We Gather, We Poem: A Collection of Sisters for Women’s History Month

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Mrs. Mary Crane, formerly enslaved person. (Photo from collection of the Library of Congress.)


Y’all know I’ve been writing–and finishing–two books for the past few years. So I don’t talk to y’all all the time, only when something presses urgently on me, and this past couple of months have been weighing my heart down. The political atmosphere is crazy, and I’ve learned to take that in some-what stride. But then, somebody tried to ruin Black History Month for me.

Now, y’all know how I feel about Black History Month: it’s my favorite time of the year. This year, straight up, all-out national foolishness tried to take my joy. I can’t even catalog all of the foolishness. That’s an entirely new blog post.

But just like all the great black church ladies will proclaim, “Devil, I rebuke you!” I have said that these foolish racist white supremacists are not going to steal my African American Joy! Because the joke is on them: February might be over, but the Afropalooza Season is just getting started.

Now, for folks who don’t remember, I decided that Black Excellence did not end on February 28 (or 29th, if it’s leap year), but continued through March and April.

And I decided to shake off my sadness by composing a collective poem for Women’s History Month. I put out a call on social media, asking for one line of poetry from African Americans who identified as women.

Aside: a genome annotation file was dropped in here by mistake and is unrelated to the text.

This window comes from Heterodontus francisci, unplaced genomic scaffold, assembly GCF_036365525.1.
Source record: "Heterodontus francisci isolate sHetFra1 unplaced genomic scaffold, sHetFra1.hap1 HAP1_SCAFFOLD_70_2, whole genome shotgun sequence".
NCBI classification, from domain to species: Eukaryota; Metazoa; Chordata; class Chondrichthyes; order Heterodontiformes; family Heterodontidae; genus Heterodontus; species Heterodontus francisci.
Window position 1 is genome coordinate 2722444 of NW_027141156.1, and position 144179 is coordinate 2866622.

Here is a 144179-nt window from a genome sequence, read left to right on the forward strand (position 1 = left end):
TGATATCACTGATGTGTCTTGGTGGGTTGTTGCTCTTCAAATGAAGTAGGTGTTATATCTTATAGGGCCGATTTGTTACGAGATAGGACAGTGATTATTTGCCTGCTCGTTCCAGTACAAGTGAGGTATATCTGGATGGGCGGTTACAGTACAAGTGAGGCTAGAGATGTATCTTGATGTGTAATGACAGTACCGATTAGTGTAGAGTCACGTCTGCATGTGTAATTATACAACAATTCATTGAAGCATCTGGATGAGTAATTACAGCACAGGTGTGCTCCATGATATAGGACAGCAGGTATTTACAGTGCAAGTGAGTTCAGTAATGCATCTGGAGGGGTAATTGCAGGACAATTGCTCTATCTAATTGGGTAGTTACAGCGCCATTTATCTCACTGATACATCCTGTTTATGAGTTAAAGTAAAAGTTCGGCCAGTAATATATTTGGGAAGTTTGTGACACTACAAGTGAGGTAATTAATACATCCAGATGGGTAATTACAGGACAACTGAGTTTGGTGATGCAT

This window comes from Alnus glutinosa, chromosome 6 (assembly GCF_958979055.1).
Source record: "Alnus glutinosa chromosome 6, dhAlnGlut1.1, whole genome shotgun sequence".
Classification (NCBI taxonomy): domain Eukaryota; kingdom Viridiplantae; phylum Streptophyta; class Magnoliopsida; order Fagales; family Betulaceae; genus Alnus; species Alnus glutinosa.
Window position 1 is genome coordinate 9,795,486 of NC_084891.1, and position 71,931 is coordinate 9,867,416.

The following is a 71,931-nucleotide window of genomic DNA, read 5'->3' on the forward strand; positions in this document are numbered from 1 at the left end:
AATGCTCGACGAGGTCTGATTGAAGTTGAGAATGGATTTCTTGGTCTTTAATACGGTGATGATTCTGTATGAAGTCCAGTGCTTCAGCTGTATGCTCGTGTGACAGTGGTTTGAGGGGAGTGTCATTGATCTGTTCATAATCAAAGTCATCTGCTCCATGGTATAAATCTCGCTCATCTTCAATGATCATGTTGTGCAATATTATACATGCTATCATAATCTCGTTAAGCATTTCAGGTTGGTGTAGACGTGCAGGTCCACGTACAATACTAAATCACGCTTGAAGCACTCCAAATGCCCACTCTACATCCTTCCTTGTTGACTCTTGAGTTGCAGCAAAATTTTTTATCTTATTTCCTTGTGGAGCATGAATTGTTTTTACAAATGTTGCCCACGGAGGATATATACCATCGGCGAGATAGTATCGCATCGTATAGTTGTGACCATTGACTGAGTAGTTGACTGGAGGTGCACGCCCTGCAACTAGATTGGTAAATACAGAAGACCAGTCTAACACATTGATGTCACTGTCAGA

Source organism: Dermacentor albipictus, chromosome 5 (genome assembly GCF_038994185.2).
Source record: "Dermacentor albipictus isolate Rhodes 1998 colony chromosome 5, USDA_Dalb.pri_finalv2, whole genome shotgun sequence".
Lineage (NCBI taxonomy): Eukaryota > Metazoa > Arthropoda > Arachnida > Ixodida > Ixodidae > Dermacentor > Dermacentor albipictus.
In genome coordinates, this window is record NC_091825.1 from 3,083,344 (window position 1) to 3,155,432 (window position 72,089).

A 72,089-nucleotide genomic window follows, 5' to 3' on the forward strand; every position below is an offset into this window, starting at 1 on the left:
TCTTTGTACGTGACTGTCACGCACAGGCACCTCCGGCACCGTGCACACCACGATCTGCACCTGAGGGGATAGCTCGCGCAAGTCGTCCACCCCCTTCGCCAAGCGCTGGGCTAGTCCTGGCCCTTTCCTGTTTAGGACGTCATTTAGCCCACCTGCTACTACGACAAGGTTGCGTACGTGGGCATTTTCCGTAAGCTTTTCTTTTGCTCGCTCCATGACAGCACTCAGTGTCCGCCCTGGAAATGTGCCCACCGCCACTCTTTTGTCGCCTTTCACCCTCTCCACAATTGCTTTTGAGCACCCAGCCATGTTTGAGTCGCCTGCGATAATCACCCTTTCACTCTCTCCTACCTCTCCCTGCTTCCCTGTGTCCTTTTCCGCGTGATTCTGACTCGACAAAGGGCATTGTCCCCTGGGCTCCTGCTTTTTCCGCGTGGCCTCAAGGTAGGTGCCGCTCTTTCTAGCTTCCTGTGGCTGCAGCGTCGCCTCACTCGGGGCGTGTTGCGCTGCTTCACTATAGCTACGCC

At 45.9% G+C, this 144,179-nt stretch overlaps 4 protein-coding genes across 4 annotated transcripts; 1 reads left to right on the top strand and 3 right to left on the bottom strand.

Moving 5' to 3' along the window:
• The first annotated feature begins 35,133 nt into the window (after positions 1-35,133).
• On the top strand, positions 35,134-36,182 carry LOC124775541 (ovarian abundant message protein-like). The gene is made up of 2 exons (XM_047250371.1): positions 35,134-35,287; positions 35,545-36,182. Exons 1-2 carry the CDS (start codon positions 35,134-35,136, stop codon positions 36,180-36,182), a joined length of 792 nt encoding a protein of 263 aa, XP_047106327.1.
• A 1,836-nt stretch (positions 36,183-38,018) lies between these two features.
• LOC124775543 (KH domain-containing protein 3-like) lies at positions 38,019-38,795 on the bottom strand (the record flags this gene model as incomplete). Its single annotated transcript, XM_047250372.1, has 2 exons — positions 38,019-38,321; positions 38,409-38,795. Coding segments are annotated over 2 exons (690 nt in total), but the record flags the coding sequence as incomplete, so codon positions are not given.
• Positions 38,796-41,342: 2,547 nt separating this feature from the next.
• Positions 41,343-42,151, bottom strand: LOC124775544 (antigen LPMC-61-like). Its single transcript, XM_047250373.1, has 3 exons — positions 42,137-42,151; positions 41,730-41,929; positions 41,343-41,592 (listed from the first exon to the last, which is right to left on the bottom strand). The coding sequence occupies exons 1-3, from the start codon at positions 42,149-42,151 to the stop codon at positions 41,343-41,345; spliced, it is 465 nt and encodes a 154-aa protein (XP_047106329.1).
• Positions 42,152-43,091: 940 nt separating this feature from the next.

It was spur of the moment idea, and frankly, I didn’t know what would happen. Would anybody even answer my call? (And frankly, in such a short period of time, would this poem be a hot mess?)

Yet I was hoping that together, we black women could conjure some roots–a spell–to cast away the ugliness trying to take away our black celebration, especially in this year of 2019, the four hundred year anniversary of the arrival of the “Twenty and odd Negroes” at Jamestown, Virginia–a sacred year for African (North) Americans. Always, we remember the sacrifice of our ancestors, but in this year, it resonates that much more.

I provided two lines of poetry to get the cipher started, and then, I let the sisters do their thing.

I was shocked by the beauty and power that we created in this cipher-poem. I did not change one word–not one. I only arranged the lines, and then, I inserted punctuation, line breaks, and capitalization. When I wanted to keep the cipher going, I would add a line for purposes of continuity.

The collective poem is below, and then, after that, the names of the sisters who wrote the poem. I offer them my boundless gratitude for answering my call.

I hope this poem is as much as a gift to you as it was to me, during the season in which I celebrate my African/American ancestors.  I really needed these words.

Love, Honorée


Medicine/Spell/Cipher of Sisters

for 1619

Beyond the threshold of womb,

our bodies begin and end at a sea.

Our hymns, choraled through

the arches of our mothers,

sing new but still sobful in the breasts

of our daughters—

our features, hinting at a strength